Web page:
- Cityscape Mediaeval meets modernist
- City life Franco-Flemish heart of Europe
As the de facto capital of Europe, Brussels has a lot to live up to, but it steps into the role of Euro-culture melting pot with architectural, gastronomic and cosmopolitan élan.
For all the ‘heart of the EU’ brouhaha, the capital of Flanders, Belgium, and Europe is surprisingly small. Home to a relatively teeny 1.3 million people – less than half of them Belgian – it’s nevertheless a thriving metropolis, where French and Flemish culture meet, greet, and try to sit down to a long lunch together without arguing. Despite the bilingual identity crisis (trilingual if you count the ubiquitous English-speakers), Brussels rewards the wanderer – there’s something interesting down every winding alley or cul-de-sac, and the magnificent (and magnificently busy) mediaeval Grand Place is as impressive as any town square in Prague, Warsaw or Siena. Wide boulevards link landmark to landmark with a Parisian swagger, and, as with Berlin, you need to deviate from the tourist trail to get to know Brussels on its own cosmopolitan terms.
Do go/Don’t go
Brussels’ climate is mild and maritime, meaning that while the summers are warm and the winters are gentle, rain can come tumbling down at any time. It’s hardly monsoon weather, though, and the city can make a rewarding visit at any time of year.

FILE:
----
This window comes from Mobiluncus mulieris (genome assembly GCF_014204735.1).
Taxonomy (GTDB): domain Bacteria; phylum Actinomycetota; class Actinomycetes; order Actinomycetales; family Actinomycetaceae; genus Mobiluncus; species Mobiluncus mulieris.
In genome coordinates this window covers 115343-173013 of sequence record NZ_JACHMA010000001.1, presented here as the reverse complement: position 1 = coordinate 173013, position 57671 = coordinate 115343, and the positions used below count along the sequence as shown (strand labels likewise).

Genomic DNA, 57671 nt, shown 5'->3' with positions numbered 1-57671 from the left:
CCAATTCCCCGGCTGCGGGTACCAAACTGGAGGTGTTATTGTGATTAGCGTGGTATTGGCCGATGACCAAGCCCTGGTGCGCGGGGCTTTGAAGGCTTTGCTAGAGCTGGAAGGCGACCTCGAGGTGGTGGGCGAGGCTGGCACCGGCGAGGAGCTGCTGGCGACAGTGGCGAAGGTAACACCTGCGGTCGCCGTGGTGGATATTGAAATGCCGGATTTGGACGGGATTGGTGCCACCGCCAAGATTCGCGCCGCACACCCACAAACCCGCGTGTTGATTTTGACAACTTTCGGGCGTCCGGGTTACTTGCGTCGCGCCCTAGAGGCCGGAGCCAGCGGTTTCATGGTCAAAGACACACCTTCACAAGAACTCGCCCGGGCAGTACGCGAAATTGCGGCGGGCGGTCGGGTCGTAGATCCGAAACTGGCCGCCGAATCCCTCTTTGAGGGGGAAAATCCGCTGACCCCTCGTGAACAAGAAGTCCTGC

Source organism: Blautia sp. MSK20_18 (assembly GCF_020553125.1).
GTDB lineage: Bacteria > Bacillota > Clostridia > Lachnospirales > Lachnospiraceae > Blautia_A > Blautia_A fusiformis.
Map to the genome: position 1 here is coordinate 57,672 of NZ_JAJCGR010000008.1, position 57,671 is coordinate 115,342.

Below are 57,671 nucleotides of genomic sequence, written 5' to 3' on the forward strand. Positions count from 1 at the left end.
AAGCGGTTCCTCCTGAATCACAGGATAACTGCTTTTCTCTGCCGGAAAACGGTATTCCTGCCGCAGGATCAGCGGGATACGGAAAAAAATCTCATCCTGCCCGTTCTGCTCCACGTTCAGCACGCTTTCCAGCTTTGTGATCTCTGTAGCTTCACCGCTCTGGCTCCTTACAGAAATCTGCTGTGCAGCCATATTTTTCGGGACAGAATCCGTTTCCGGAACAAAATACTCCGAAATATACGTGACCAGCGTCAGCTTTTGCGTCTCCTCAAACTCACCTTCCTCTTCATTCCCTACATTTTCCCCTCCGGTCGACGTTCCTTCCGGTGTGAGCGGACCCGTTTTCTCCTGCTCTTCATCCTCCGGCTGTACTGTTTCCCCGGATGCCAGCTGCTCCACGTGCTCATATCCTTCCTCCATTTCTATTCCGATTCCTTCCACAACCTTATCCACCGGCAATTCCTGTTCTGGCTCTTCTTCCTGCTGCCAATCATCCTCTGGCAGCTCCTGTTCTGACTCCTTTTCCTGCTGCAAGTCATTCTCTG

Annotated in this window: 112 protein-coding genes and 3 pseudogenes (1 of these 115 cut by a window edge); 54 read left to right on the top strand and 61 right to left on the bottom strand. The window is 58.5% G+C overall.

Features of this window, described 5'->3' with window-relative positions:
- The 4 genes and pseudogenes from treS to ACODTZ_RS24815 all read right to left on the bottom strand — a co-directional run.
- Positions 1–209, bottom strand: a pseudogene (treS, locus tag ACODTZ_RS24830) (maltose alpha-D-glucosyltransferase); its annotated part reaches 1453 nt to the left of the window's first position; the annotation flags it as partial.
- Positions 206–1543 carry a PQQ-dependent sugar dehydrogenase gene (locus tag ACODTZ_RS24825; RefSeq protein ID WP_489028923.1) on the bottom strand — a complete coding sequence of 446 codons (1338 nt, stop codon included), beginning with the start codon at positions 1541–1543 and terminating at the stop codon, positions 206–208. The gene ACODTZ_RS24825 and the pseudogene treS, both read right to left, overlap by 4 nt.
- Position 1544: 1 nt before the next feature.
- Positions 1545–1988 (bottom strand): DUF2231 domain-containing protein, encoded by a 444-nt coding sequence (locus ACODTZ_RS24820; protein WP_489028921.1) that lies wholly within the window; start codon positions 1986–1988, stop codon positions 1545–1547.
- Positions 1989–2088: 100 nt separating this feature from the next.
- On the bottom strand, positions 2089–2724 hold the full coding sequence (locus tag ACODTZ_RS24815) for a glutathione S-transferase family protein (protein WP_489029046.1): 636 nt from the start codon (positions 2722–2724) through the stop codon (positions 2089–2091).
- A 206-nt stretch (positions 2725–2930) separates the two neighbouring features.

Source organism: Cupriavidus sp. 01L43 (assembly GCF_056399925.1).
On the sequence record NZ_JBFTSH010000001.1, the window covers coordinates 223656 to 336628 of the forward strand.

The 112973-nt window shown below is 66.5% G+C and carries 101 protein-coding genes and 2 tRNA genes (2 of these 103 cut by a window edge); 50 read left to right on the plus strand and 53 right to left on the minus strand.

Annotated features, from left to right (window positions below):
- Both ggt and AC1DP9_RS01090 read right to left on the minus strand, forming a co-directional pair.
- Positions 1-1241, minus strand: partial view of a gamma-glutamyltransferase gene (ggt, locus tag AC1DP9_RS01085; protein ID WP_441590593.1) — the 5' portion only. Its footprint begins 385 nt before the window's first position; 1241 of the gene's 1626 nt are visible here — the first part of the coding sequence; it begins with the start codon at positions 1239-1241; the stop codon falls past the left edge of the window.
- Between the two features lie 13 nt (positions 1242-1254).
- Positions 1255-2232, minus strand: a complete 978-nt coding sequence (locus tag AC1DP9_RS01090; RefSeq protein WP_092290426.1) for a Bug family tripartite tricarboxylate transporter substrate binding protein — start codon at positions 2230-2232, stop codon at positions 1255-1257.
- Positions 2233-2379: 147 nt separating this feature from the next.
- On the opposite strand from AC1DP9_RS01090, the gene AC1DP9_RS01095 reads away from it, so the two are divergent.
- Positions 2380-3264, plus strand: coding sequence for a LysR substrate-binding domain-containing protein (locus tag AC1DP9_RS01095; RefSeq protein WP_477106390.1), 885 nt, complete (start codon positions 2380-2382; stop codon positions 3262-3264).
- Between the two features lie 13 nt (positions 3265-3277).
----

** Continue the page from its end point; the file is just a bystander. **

Planes Brussels Airport carries flights from a wide variety of airports in the UK and US, and is 25 minutes by train from the city centre. Charleroi (where a lot of budget carriers (such as Ryanair) touch down, is south of the city centre, about an hour’s coach ride away from Brussels Midi station. Antwerp’s airport can be handy too.
Trains Eurostar services link Brussels Midi station to London, Paris and Lille. Tickets to Brussels include travel to any other Belgian station. You can also hop on high-speed intercity services to Amsterdam, Cologne and Frankfurt.
Automobiles The Fast and the Furious wasn’t filmed in Brussels, but it could have been – ‘Belgian road sense’ is on a par with ‘Zimbabwean political transparency’. Traffic laws are lax and confusing, pedestrian crossings are primarily street art, and – in any case – the city’s compact and navigable by foot and public transport. You can, however, rent cars at the airport from companies such as Avis (www.avis.com).
- Taxis You can flag down taxis in the street – if you can find them – and ranks are rare too. Book a cab at your hotel, or try Taxi Verts on +32 (0)2 349 4949; it also runs a limo service.